Photo by Martinas Angel

#1. Content is King.

We’ve known this phrase was going to be problematic as soon as it started catching on. Having trouble in the SERPs? No problem! Just get some content on your low-performing pages and watch the traffic roll in. People love content. Content is valuable.

Fast forward to where we are now, and it’s even more obvious that this strategy isn’t going to work forever. People’s web browsing habits have made it clear that quality wins over quantity, every time. The SEO’s rallying cry of “More content!” ignores a vital fact: Content is not inherently valuable, because “content” isn’t actually a thing at all.

No, really. “Content” is one of those words that doesn’t actually mean anything (like “concept” or “value”) until you fill it in. It’s defined as “something contained.” The contents of a book. The contents of an unopened box. The contents of your stomach. Sure, you could put anything in there—but they don’t all guarantee the same results.

And that’s what it’s all about: results. Your content strategy should be driven by business goals and the desired results. It should have purpose. Content for the sake of content is empty and pointless. It fulfills no promise. Content created with a goal—to inform, to persuade, to entertain—is more likely to use vision, strategy, and effort to attain that goal. To fulfill its promise.

There are four main types of content, and the business who wields them wisely will easily pull ahead of the pack. Sharing information effectively in right type (whether it’s text, audio, image, or video) will ‘make’ your message. Ineffective content will break it. Therefore, content should never be your king… It should be your messenger.

This is the logical conclusion of all the previous points I’ve mentioned. Put them all together, and it becomes clear that good content:

  • Puts the customer first, not the Google-bots
  • Is shaped by website design and the customer’s user experience
  • Provides real value, delivers on its promises, and is not empty or repetitive
  • Is accessible and shareable on the sites that matter most to your customers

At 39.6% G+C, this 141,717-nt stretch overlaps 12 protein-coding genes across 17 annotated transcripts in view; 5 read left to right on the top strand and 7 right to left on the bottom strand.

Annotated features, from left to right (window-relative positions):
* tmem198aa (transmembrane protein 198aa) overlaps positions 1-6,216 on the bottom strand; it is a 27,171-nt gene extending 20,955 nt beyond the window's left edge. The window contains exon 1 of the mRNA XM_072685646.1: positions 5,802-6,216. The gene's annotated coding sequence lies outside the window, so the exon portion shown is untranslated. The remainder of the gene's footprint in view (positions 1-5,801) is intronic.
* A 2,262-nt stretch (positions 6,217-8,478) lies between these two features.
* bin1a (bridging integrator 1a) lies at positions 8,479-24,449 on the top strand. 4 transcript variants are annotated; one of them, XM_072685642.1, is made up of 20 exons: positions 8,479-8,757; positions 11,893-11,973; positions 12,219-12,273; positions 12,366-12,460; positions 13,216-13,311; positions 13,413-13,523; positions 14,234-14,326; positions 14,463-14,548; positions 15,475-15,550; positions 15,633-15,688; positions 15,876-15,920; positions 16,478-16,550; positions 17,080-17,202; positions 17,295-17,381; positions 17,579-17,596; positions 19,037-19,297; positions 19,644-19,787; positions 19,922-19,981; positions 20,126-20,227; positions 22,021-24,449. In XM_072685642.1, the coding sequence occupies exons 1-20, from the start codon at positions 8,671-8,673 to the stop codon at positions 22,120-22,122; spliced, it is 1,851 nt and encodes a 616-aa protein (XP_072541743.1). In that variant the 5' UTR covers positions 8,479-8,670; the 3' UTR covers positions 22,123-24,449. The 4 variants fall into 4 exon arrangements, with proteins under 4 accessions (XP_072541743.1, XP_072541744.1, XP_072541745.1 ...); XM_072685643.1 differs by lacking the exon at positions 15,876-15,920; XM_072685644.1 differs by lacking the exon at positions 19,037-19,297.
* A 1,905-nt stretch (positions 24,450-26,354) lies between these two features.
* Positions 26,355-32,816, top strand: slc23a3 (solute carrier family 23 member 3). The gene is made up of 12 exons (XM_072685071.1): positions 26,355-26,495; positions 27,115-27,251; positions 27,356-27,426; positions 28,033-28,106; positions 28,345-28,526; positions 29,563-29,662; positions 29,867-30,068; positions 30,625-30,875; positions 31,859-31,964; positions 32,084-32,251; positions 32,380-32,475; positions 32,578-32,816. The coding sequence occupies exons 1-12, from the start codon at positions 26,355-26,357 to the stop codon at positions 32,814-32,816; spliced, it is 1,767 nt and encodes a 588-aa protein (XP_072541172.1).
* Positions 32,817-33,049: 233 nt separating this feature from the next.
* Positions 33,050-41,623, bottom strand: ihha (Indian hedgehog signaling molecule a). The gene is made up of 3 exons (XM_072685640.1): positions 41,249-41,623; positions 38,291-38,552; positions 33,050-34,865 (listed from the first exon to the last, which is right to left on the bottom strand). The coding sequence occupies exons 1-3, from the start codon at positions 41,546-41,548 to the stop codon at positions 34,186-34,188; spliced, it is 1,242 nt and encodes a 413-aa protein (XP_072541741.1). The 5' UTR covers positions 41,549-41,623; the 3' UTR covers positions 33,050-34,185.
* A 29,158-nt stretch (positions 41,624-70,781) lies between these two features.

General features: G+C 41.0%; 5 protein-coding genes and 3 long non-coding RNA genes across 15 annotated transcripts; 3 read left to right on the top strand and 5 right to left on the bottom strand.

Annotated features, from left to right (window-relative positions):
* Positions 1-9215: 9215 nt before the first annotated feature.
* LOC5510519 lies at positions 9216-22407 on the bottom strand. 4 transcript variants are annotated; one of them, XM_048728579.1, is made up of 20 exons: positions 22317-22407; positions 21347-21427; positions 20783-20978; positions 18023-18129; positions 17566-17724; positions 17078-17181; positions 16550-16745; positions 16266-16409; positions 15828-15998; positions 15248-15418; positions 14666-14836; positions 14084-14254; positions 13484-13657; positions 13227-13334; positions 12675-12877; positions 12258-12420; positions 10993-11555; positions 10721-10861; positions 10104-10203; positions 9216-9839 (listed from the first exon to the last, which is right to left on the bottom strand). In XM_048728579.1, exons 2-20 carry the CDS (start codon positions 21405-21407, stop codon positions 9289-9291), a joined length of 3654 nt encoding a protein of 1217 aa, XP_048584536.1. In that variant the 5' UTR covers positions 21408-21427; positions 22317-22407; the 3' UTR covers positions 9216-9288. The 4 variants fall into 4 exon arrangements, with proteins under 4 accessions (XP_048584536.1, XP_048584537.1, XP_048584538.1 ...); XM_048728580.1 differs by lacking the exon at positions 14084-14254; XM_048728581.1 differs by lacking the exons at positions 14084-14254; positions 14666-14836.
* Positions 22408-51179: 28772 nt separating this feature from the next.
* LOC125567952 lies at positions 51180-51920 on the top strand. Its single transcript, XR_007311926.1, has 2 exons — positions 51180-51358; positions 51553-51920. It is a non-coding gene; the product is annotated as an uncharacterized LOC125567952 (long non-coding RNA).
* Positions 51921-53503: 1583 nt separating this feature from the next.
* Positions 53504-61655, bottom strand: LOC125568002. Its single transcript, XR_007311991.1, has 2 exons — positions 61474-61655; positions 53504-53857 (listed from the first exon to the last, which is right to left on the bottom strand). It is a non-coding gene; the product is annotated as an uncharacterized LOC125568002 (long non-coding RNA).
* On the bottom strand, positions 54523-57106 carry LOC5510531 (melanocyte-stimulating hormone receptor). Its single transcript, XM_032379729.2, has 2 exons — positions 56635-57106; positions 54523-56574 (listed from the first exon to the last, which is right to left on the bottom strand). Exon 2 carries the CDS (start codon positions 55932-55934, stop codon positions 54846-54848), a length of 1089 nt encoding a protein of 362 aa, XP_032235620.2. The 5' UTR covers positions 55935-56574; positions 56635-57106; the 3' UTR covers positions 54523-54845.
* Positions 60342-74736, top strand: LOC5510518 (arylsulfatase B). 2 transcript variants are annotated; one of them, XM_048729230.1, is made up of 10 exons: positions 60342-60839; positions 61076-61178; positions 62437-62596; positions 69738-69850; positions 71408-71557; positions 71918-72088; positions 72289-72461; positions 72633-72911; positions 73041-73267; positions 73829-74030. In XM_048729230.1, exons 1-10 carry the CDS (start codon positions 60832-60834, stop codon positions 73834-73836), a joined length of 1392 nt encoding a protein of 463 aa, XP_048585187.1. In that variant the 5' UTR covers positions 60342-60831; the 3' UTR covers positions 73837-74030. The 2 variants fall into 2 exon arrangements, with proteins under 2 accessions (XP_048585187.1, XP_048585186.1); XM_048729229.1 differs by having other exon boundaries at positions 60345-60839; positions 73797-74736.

And the best part of all? This is the kind of content Google—and your customers—will always be looking for.

Thanks for reading my article! If you enjoyed it or found it useful, please consider sharing it on your favorite social networks. You can also find me on Google+ and my music blog, ExplorersTM. Keep calm and optimize on. ~Alice

Written by

I’m Alice. Follow me for updates from ExplorersTM… sometimes.

Rap Genius Traffic Has Been Destroyed!

Traffic to a site called Rap Genius remains low after it was nuked by Google for unannounced violations last week.

(Some thoughts on this below the chart…)

1. It’s pretty crazy that Google can just do this to a company. How is this legal? Google is so essential to so many companies, and yet it’s virtually unregulated and can do what it wants to decimate a company. Rap Genius had better have been committing some seriously shady SEO tricks to get this sort of a punishment. Otherwise, this seems unfair.

2. This has to scare the crap out of Andreessen Horowitz which invested $15 million in Rap Genius. It’s not just that Google has nuked Rap Genius. Its Google rank will come back in time if it’s on good behavior. It’s the fact that Google can flip a switch and destroy Rap Genius. As Danny Sullivan noted when the Rap Genius mess kicked up, “it’s probably an incredibly dumb business model to be doing a lyrics site that hopes for Google traffic in a time when Google, like Bing, is moving toward providing direct answers. Lyrics, to my understanding, often have to be licensed. That makes them a candidate for Google to license directly and provide as direct answers.”

3. The Rap Genius guys like to use foul language, so let’s put this in terms they’ll understand: They need to be their own b**ch. This comes from Fred Wilson talking about leaning on Facebook and Google for traffic: “SEO and Facebook timeline integration is ‘best practice’ on the Internet. You should do both. They can be great free acquisition channels. But they are not great retention channels. Because easy come easy go. Be your own b**ch.” In other words, don’t rely on someone else’s platform, build your own.


Growww #2: The traffic source we all love, but hate.

Basic growth tips for your online presence (Growww Series — Part 2 of 10)

From the first time that you create a website or blog and you install an analytics program, you’re most likely hooked on the practice of tracking your site visitors. Seeing where your site visitors are located, how they arrived to your site, what pages they visited, and how long they stayed on your site is fun and addictive – especially if you are using one of the many “real-time” analytics programs.